The adjective "WILDLY" was sloppily placed so that it seemed to describe the Burns portfolios. My error as it was meant to describe: "a major 403d provider used the exact graphics, listing the admin fee, mortality & expense fee, and contract charges as a footnote". My question to you remains: If a provider excluded admin fee, M&E expenses, and contract charges (say 3% annually) from their performance charts while disclosed in the footnotes would that be OK? Because if the practice is fine it doesn't matter who's doing it.

 

Jim

 

 

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What a fun thread to read, but I think it's going in circles, so let me summarize from my perspective.

 

The entire financial industry is designed to allow investors the OPPORTUNITY to make some money, while GUARANTEEING that advisers and advisory companies make money. It's a total sham and everyone knows it. There is very little that seems truly honest about the financial industry; that's the way it's been; that's the way it is; and that's the way it's going to continue to be.

 

The fact of the matter is that just the fact that the legitimacy of the financial industry is debatable implies that it's not legitimate.

 

The fact that disclaimers exist on every piece of financial literature is further evidence that something isn't on the up and up.

 

Hidden fees, undisclosed fees, hypothetical past returns, it's a lark; but......

 

...the greatest thing about the entire industry is that it is TOTALLY BEATABLE.

 

It just doesn't take that much to learn that diversified, reasonable allocated, dollar cost averaged, low cost, indexed portfolios, over time, make a your portfolio a guaranteed winner too.

 

I know a guy who works at one of the big investment firms, and he oversees many millions for many personal investors, and I asked him, how does your boss assess you each year? Does he compare how your clients have done versus the S&P 500, or does he compare your clients performance to a Target Date Fund? His response, "performance is never assessed, I am assessed by assets under management, the more people I bring in, the happier my boss is."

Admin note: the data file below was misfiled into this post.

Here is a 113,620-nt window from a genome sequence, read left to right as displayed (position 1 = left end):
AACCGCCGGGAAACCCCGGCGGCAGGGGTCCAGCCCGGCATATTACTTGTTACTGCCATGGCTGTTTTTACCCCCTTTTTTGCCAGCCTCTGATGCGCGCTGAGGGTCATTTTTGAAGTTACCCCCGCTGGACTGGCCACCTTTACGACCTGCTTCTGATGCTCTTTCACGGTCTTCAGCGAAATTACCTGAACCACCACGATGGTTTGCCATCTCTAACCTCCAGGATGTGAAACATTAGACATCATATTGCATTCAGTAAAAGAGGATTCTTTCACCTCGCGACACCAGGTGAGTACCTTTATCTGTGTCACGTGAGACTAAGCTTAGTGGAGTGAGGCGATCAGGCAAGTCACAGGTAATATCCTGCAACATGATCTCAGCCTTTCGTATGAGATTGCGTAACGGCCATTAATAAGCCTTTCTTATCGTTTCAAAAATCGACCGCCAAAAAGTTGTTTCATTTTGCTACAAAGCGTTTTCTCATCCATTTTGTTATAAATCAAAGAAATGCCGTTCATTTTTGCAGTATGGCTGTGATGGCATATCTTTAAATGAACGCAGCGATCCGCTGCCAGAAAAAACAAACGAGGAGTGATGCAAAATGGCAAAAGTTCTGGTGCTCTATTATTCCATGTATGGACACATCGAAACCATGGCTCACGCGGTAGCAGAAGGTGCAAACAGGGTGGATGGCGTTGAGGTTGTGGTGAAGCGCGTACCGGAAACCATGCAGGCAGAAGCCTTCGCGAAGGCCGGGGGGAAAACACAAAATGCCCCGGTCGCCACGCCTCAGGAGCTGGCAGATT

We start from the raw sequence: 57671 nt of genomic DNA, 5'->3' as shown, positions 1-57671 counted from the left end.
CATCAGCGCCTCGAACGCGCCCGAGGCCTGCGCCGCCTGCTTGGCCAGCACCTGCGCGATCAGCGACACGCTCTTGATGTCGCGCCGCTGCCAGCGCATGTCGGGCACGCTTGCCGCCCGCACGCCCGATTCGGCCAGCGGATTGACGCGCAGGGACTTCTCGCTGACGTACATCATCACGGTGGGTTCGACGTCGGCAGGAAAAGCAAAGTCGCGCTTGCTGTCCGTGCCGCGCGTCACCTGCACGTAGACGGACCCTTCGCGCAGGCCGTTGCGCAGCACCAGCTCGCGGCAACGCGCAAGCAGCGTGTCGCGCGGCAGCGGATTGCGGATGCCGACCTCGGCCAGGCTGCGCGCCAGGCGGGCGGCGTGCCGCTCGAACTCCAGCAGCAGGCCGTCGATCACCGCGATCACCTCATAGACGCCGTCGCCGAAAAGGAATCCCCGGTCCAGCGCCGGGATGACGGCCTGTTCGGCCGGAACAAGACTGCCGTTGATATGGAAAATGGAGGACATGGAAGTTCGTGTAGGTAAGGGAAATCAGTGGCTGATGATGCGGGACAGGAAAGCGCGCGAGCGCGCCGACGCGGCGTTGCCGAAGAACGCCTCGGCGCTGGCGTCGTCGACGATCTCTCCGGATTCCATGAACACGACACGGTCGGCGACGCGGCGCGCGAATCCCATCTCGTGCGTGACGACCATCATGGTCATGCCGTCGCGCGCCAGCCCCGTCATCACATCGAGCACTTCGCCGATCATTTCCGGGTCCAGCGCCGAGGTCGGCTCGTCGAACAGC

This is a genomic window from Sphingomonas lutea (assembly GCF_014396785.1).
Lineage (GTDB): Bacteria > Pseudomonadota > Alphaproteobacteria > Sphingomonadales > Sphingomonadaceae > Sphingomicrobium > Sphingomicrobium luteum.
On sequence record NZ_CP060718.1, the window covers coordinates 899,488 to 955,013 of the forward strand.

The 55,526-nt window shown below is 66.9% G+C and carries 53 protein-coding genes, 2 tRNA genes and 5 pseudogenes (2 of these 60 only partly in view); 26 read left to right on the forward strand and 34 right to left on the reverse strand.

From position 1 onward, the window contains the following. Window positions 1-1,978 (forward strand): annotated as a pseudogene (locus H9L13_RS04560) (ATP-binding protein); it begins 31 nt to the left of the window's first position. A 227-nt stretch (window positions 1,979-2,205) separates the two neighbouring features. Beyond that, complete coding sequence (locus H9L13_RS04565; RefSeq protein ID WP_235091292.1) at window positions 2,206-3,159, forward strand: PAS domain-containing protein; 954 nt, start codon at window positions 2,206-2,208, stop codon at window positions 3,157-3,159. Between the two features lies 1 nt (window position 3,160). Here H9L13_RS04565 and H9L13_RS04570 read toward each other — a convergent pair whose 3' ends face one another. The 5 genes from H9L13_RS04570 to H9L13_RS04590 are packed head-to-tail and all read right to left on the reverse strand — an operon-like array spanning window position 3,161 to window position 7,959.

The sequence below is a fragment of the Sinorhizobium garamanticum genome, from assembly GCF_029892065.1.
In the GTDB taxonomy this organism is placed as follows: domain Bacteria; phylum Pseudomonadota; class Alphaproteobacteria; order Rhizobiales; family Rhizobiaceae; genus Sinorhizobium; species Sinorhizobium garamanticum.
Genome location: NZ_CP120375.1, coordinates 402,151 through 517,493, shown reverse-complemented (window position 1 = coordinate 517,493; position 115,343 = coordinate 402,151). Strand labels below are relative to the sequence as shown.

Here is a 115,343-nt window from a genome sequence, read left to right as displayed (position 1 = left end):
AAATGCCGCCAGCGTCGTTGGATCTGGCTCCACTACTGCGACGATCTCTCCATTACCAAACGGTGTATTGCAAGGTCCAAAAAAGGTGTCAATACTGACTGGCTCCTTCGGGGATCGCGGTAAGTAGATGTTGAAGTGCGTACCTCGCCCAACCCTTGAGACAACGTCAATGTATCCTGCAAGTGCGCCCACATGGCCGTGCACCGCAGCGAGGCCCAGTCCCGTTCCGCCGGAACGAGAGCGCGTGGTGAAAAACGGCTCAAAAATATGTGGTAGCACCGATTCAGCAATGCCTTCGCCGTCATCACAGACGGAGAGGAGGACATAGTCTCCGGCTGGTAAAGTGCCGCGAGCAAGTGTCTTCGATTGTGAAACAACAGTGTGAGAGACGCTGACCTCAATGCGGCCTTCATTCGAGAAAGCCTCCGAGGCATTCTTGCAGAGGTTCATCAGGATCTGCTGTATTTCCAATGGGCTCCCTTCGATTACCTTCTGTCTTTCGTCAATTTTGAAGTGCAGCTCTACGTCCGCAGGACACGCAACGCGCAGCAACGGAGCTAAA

The industry is crooked. If you claim it isn't, you're either part of the industry or delusional, my guess is part of the industry, and while I readily admit that there are honest people IN the industry, the industry itself is designed to take advantage of the weak.

 

Keep this thread going though, I am really enjoying it!

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I know a guy who works at one of the big investment firms, and he oversees many millions for many personal investors, and I asked him, how does your boss assess you each year? Does he compare how your clients have done versus the S&P 500, or does he compare your clients performance to a Target Date Fund? His response, "performance is never assessed, I am assessed by assets under management, the more people I bring in, the happier my boss is."

 

 

Bruce,

 

That is a very telling comment. This reinforces the argument that many of us make: these people in the industry are there to SELL. That is their job, and we should not kid ourselves that they are there to "advise."